A Vacation Becomes a Journey from “Caregiver” to “Lifegiver”
Theodore “Ted” Grussing took a 10-day vacation in January 2006.
So, this was his first real vacation after 14 years at his current job: providing full-time care to his wife, Corinne “Corky” Grussing, who was diagnosed with MS in 1966. The former Air Force technician, lawyer and business owner called it a respite break — the term that professional caregivers use for personal time — and undertook it with a bit of trepidation at first. He later chronicled his odyssey in a book, Ten Days in January: A Journey, and a Web site, tedandcorky.com.
In addition to being full of gorgeous photos of the American landscape, Ten Days tells how Ted and Corky realized that to continue being good to and for each other, time alone was not just permissible but desirable. Grussing writes that his trip was “filled with fun, wonderful people and beautiful places. Especially wonderful is my wife and best friend who insisted that I take this trip and take more of them in the future … that is love!”
While a hired caregiver stayed with Corky, Ted traveled by train, evoking fond memories of accompanying his father on business trips as a kid, and in a friend’s Learjet. He visited children and grandchildren in Connecticut and California, did some sightseeing and listened to a lot of audio books, before returning by commercial flight home to Sedona, Ariz. It was his first commercial flight in a decade, and the post-9/11 security startled him.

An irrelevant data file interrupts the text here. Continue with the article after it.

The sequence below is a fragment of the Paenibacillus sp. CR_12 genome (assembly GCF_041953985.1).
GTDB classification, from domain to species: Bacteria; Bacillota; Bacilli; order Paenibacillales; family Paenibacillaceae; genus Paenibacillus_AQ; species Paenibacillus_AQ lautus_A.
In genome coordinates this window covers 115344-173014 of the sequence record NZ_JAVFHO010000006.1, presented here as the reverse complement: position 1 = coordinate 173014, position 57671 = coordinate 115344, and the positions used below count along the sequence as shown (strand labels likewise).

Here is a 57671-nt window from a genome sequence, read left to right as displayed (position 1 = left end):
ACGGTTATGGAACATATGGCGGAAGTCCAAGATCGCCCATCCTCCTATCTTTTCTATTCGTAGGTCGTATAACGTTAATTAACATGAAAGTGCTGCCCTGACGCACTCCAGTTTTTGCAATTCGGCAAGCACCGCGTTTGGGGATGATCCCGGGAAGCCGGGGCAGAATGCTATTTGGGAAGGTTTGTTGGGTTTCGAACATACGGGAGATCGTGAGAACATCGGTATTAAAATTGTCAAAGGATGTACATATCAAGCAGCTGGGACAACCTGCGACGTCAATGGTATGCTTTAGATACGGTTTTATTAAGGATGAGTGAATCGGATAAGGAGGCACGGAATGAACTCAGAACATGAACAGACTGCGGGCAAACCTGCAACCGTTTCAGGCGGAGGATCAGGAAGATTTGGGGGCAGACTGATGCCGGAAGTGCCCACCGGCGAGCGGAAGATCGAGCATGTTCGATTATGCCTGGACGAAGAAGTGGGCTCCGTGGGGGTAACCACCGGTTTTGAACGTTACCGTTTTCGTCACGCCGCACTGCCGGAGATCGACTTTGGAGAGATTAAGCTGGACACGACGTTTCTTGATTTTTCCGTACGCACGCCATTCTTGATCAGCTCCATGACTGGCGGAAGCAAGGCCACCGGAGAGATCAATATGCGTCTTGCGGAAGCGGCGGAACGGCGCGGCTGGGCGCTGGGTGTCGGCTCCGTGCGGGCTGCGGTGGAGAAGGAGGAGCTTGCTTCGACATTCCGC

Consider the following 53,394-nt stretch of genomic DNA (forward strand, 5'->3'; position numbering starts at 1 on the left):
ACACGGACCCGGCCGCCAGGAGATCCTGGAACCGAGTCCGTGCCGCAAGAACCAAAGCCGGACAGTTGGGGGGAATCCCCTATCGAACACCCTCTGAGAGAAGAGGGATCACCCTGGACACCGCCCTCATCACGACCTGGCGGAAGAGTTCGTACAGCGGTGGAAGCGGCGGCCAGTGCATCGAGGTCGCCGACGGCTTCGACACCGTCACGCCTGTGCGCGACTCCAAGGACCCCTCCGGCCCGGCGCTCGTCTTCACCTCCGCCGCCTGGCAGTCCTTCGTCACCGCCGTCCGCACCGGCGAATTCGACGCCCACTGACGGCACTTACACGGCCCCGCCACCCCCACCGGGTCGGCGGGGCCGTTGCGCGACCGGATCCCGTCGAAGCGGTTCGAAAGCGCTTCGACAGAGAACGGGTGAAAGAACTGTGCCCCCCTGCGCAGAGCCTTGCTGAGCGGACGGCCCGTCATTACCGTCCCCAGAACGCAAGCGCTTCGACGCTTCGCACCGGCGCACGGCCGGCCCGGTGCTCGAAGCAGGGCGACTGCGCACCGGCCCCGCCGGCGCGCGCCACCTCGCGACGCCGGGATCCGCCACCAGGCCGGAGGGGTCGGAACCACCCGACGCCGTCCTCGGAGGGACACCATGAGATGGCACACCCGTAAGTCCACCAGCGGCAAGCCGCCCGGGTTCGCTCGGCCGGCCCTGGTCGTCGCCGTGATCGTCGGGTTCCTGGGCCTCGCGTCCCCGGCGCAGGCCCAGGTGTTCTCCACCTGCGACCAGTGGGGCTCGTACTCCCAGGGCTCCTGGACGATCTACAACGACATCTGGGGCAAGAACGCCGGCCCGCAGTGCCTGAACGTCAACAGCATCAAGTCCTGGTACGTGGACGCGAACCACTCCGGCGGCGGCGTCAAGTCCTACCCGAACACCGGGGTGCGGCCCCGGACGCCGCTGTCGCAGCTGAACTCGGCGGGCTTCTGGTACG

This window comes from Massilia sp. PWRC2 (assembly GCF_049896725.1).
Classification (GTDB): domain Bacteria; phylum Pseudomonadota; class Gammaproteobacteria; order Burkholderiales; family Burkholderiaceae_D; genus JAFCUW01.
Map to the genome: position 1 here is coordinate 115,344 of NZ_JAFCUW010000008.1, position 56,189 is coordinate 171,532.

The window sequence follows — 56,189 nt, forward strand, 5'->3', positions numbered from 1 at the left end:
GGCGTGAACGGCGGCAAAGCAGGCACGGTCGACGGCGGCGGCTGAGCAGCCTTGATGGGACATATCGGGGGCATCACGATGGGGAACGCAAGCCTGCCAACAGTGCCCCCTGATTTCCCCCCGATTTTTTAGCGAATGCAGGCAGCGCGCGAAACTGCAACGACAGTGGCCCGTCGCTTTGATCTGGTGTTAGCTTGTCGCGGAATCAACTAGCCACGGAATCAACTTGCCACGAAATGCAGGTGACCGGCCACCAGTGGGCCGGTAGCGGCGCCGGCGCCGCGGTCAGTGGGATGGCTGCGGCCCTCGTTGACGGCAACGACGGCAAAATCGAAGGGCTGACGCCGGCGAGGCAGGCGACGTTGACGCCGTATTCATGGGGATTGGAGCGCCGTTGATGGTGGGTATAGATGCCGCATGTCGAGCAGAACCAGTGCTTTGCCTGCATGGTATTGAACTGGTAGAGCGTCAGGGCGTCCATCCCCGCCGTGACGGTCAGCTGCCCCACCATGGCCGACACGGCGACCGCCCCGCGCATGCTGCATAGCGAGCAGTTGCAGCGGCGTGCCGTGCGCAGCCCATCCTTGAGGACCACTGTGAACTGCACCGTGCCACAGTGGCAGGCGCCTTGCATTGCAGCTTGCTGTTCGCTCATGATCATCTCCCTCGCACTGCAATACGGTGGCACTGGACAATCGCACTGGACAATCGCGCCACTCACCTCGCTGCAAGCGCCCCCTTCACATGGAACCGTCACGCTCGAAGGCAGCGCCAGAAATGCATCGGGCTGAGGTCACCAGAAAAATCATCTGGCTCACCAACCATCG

In an afterword written 20 months later, Grussing admits that he and Corky abandoned the idea of giving Ted more time off because they missed each other. Also they’d had some good medical news for a change: after going on a disease-modifying drug, Corky was in remission. Instead of hitting the road, Ted bought a two-seat motorglider so the couple could fly, exploring the canyons of northern Arizona the way they’ve always wanted to: together.
While acknowledging the benefit of respite breaks, because Corky remains physically weak and still requires 24-hour care, Grussing said that “it just seems more important to make Cork’s life work than to get away. I’d rather have the life that I have.” That life includes outlets for creativity and continual renewal, such as photography and gem cutting.
Grussing said his philosophy about caregiving has evolved. He now calls it lifegiving: “Where caregiving sounds like work, in lifegiving, there’s something of pleasure for both people. I like that definition better.”
Grussing is at work on a second book, Corky’s Story, and he shoots 50-100 photos a day, selling many to stock agencies and distributing several per week to an e-mail list of people who enjoy his visual style and his musings on balancing freedom and duty. To get on the list, contact him at firstname.lastname@example.org.